I am working on a 2d platformer game. Right now, I'm also using ECS. My question is how can I manage player's and AI current states in the context of ECS when some states are exclusive and some may be combined.

At this moment, for the player entity I have several components: HorizontalSpeedComponent, VerticalSpeedComponent, CollisionComponent... and also a PlayerComponent that holds a player state flag. I also have several systems:

  • PlayerInputSystem that maps player input to state
  • PlayerWalkSystem that manages player horizontal speed while moving
  • PlayerGravitySystem that manages player vertical speed while jumping/falling and also checks if player is on the ground.
  • CollisionSystem that calculates collisions
  • AnimationSystem that maps entity state to animation frame
  • DrawingSystem that renders every entity

Player state flag represents following states:

  • Idle
  • Walking
  • Jumping
  • Falling
  • Attacking

Now some of the states are exclusive: if player is Idle, then he is not doing anything else. But if player is walking (moving horizontally), then he may also be jumping(moving vertically up) and attacking. On the other hand, if player is jumping then he is not falling.

I thought about using a single Finite State Machine system to avoid having state checks and transitions mixed in other systems, but I do not know how it could be implemented it while keeping some states exclusive and some not.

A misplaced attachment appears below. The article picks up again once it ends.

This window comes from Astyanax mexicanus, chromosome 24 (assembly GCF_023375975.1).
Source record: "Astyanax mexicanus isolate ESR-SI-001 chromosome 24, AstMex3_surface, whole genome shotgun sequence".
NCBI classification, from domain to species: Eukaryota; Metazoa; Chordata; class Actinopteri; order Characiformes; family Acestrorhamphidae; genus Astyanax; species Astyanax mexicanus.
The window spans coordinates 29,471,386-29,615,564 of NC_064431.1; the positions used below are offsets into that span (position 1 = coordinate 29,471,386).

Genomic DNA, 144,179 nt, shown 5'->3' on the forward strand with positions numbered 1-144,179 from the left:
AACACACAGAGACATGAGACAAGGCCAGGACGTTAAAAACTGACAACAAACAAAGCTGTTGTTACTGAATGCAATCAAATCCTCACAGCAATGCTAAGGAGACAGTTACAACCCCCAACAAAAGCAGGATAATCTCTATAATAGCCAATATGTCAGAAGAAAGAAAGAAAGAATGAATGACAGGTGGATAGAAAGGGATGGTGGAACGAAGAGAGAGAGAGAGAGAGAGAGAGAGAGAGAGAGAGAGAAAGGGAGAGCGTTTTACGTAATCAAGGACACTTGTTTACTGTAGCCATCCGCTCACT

• \$\begingroup\$ The splitting of complex behaviours into small chunks each managed by its own system helps a lot when you have hundreds of entities that might all use different combinations of those chunks. But for the player, you usually only have a handful of them, using basically the same configuration. So it's probably not meaningful to separate the PlayerWalk and Gravity systems — if you ever have a player type that walks but has no gravity, or has gravity but doesn't walk, you can handle that with some flag/coefficient data. Split behaviour between systems when it makes things easier, not harder. \$\endgroup\$ – DMGregory Aug 14 '20 at 12:06

Your Answer

By clicking “Post Your Answer”, you agree to our terms of service, privacy policy and cookie policy

Browse other questions tagged or ask your own question.